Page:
Saturday, June 03, 2006

"I Climb the Rainbow Through the Rain" George Matheson, VI.

George Matheson's first pastoral charge was the small village of Innellan on the Clyde coast. Innellan was an unusual village in some ways; as a holiday resort its population was vastly swelled in the summer months. That meant that the profile of Matheson's congregation for eight months of the year was radically different from what it was for the other four months. For eight months there was only one service on the Lord's Day, and a relatively sparse congregation; for the other four the church was packed, and there were two Lord's Day services. For four months he had a large number of wealthy, educated members of the urban elite in his congregation, for the rest of the time the congregation were mostly simple rural folk.
The fact that life in Innellan was so settled in its rhyths meant that it was quite simple for Geirge Matheson to develop a routine in sermon preparation during those eight months of comparative quiet. On Lord's Day afternoons, after the service was over, he would select the text of his next sermon. During the week the blind minister would ponder over it. Towards the beginning of the week he would start to dictate the sermon to his secretary, and he was finished by Saturday morning. In the four summer months the evening sermon would be a repeat of one of the sermons preached during the winter - since virtually all of the summer evening congregation were visitors, they would not have heard the sermon the first time. At that time Matheson actually memorised the whole of the sermon, which would be read aloud to him so that he could memorise it.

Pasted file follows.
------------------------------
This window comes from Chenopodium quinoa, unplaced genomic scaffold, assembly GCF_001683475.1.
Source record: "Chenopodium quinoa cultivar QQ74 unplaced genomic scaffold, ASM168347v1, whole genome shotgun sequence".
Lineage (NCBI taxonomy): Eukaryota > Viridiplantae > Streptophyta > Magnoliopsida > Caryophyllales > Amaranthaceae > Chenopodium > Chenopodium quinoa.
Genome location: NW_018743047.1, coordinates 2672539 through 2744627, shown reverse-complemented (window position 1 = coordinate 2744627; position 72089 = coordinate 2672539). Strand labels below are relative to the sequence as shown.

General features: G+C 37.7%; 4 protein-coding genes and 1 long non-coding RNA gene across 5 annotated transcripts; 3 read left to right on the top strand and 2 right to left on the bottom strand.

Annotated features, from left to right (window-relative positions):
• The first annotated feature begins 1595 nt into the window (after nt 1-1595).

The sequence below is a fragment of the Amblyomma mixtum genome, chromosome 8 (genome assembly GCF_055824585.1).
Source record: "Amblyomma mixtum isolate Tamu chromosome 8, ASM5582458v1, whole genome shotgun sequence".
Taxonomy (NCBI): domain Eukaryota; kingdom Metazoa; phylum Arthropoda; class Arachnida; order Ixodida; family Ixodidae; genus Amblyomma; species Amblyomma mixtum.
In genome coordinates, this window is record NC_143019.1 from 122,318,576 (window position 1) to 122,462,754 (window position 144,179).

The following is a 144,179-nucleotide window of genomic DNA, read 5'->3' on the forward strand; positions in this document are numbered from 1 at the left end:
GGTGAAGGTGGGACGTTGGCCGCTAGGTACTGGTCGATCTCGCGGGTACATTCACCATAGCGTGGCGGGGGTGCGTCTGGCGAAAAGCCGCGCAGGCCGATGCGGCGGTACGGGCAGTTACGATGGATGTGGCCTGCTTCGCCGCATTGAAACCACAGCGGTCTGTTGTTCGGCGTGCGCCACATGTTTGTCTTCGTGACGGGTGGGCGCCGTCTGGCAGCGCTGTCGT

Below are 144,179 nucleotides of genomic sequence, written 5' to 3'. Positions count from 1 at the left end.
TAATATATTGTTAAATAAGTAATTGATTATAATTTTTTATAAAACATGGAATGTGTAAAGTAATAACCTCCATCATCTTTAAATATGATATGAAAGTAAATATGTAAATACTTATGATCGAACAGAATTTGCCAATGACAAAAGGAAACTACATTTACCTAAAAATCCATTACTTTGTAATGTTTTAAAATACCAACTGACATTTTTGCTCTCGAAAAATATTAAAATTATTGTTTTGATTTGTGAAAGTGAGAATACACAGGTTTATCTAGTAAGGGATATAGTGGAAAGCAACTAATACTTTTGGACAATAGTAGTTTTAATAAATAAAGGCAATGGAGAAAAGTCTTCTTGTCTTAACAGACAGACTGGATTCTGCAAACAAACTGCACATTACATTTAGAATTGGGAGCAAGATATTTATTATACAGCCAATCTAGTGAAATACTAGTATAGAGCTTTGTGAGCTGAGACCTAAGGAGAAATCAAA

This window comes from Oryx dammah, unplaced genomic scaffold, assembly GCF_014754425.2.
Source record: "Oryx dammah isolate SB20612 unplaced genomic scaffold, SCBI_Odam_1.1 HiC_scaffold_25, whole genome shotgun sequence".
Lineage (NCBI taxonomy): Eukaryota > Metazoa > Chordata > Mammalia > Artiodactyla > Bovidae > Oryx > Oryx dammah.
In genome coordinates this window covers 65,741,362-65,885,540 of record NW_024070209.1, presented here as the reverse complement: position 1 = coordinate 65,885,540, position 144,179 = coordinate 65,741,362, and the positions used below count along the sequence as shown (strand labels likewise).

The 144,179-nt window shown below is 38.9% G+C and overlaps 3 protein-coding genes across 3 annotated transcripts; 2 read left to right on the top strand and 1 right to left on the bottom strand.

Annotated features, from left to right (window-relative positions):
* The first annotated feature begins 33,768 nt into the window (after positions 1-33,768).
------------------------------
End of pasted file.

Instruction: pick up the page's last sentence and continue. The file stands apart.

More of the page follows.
At first Matheson had a couple of Scripture readings in his services, but he substituted a brief exposition of a part of Scripture for one of them. They were interesting services and, God willing, our next post will be a description of one of these services at Innellan.



Post a Comment

<< Home